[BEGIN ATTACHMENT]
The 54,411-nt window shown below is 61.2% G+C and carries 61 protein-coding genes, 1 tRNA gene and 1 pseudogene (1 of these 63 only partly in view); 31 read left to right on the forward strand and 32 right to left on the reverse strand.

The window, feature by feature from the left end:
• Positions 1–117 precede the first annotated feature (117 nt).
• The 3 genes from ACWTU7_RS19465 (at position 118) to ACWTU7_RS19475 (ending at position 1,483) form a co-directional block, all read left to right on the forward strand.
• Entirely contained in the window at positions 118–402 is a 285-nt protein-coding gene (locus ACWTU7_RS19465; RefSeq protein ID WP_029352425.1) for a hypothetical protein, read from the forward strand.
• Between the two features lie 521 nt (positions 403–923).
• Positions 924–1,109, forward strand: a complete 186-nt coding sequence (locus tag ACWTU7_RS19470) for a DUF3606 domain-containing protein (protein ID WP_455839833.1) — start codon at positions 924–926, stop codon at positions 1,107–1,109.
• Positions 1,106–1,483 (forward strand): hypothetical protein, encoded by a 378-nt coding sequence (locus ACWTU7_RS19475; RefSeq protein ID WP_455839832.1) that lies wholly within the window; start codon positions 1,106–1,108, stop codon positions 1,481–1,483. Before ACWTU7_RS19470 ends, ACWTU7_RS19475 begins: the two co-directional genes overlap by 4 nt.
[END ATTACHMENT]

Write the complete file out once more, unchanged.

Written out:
The 54,411-nt window shown below is 61.2% G+C and carries 61 protein-coding genes, 1 tRNA gene and 1 pseudogene (1 of these 63 only partly in view); 31 read left to right on the forward strand and 32 right to left on the reverse strand.

The window, feature by feature from the left end:
• Positions 1–117 precede the first annotated feature (117 nt).
• The 3 genes from ACWTU7_RS19465 (at position 118) to ACWTU7_RS19475 (ending at position 1,483) form a co-directional block, all read left to right on the forward strand.
• Entirely contained in the window at positions 118–402 is a 285-nt protein-coding gene (locus ACWTU7_RS19465; RefSeq protein ID WP_029352425.1) for a hypothetical protein, read from the forward strand.
• Between the two features lie 521 nt (positions 403–923).
• Positions 924–1,109, forward strand: a complete 186-nt coding sequence (locus tag ACWTU7_RS19470) for a DUF3606 domain-containing protein (protein ID WP_455839833.1) — start codon at positions 924–926, stop codon at positions 1,107–1,109.
• Positions 1,106–1,483 (forward strand): hypothetical protein, encoded by a 378-nt coding sequence (locus ACWTU7_RS19475; RefSeq protein ID WP_455839832.1) that lies wholly within the window; start codon positions 1,106–1,108, stop codon positions 1,481–1,483. Before ACWTU7_RS19470 ends, ACWTU7_RS19475 begins: the two co-directional genes overlap by 4 nt.